GREAT FALLS, Mont. -- “Need a leg up?” asks Iain Morrison. “Or a hand up?”
He is rummaging through the locker at the Veterans Center on the campus of Great Falls College MSU and bringing out arm and leg models the Vets Center has available for students taking health science classes.
He is wearing a broad grin as he lets the bad puns fly.
“Dad jokes,” he says in his Scottish accent while shaking his head. “I got more of them.”
Truth is, the Veterans Center and Great Falls College are offering a hand up to military-connected students and just received news that the school has once again been designated a Military Friendly School by the organization Military Friendly.
“The Veterans Center is just a fantastic opportunity,” said Morrison, who retired from the U.S. Air Force while at Malmstrom Air Force Base after 24 years of service. “It gives you the opportunity to form study groups, and the center has rooms where you can have three or four people in a private room, instead of in an open room or big lecture hall, to study together.”
The anatomy models are also a huge help because veterans don’t have to share them with as many people, and they are always available.
He said when classes get hard, he can grab the people he has bonded with in the Veterans Center and “pull them into one of the small rooms. Sometimes you can help them through something, and then a lot of the time, it’s them helping me. Or you can ask, ‘That problem we had on such and such page, how did you get that answer?’ It’s an enormous blessing,” he said.
Morrison is taking his pre-requisite courses in preparation to go into the physical therapy assistant program.
When he was separating from the Air Force, he took some personality tests to see what fields he might be most interested in studying.
Physical therapy kept popping up at or near the top of the list.
At first, as someone who had been working as a construction engineer in the REDHORSE Squadron, he said he was dubious. Then he became intrigued and found out Great Falls College MSU offers a physical therapy assistant program.
He said it has been pretty smooth sailing at Great Falls College because the school has been really good about transferring the credits he took while in the Air Force.
“Some of them don’t translate because construction and PTA, you can’t really pour concrete into bodies,” he said with a laugh. “Stuff like that doesn’t really transfer over, but the stuff that did translate, they applied it to my associates.”
Morrison said that in addition to saving money because so many of his credits transfer, he is extremely happy with how inexpensive the school is.
“It’s much cheaper compared to what I’ve paid in the past,” he said.
Therese Holm, who just separated from the U.S. Air Force this past summer, found the support system at the Veterans Center incredibly helpful.
She is taking pre-requisites before enrolling in nursing school.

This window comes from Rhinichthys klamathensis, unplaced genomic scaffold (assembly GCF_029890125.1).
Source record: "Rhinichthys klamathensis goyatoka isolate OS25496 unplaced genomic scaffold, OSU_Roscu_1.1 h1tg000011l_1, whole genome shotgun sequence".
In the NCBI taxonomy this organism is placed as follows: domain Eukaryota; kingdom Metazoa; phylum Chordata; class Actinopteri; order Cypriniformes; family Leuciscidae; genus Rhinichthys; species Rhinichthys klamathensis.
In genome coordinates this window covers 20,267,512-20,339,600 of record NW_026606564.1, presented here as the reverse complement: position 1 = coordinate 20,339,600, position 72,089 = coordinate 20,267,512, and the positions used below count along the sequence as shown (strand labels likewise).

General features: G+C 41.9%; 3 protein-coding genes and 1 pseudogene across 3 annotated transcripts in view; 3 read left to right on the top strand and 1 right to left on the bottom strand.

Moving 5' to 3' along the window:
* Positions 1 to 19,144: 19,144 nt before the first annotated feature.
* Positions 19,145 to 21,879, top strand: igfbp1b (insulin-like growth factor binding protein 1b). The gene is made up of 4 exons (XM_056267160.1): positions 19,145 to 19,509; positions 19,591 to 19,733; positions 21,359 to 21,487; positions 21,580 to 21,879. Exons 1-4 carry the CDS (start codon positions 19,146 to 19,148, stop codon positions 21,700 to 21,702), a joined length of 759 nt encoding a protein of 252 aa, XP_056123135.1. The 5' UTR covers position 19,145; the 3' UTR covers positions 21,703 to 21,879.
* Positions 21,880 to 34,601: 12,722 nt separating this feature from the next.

“The Vets Center has been phenomenal for my studying, my academics and my mental health, too,” she said.
She said her sister separated from the military at the same time and is going to a school on the East Coast.
“We often discuss our support for veterans, and she has none,” Holm said. “I am constantly showing her the models, the books I get, the assistance I get, my study rooms. All of that stuff has significantly assisted me with my grades.”
Like Morrison, she said she has formed study groups through the Veterans Center, and she leans on it for emotional support.
“There is social support,” she said. “You are moving all of the time, and many people in the Vets Center are dependents of active-duty spouse, so you are constantly moving. We all get that, even if we’re not in that active-duty lifestyle. It’s nice to have other people to talk to, who understand. Your average 18-year-old student who still lives with their parents might not understand what it means to go to school when you are all stressed out, raising your kids, supporting your active-duty military spouse, and then having to study and all of the logistics around that.”
Unlike Morrison, who is married with a child, Holm doesn’t have a spouse or child, but she said knows “what it feels like to constantly rebuild your social support.”
Holm also said that Great Falls College has been great about making sure that she is able to maximize her benefits.
She said that Victoria Bull, a financial aid specialist who works specifically with military-connected students, is great about that.
“She’ll give you phone numbers (of people to call) if you are having trouble, or she will offer to sit there with you when you call, so she’s very helpful. There are a lot of logistics with your schedule to ensure you maximize your benefits, and she knows that. If I didn’t have all of the vets at the Vets Center to talk to about all of my stuff -- and Victoria -- it would be way more frustrating.”
“Great Falls College always has worked hard to integrate its military-connected students, so it is really gratifying to be recognized by Military Friendly Schools as a member,” said Dr. Susan Wolff, the CEO and dean at Great Falls College MSU. “We are incredibly blessed to have so many military-connected people choose to advance their careers and improve their skills at Great Falls College. We are very happy about being named a Military Friendly School again.”
The school had to pass a rigorous set of criteria to earn the designation.
“Institutions earning the Military Friendly School designation were evaluated using both public data sources and responses from a proprietary survey completed by the school,” Military Friendly Schools said in a release. “Student survey data was also taken into consideration for the designation. More than 1,000 schools participated in the 2020-2021 survey, with 625 schools earning the designation.”
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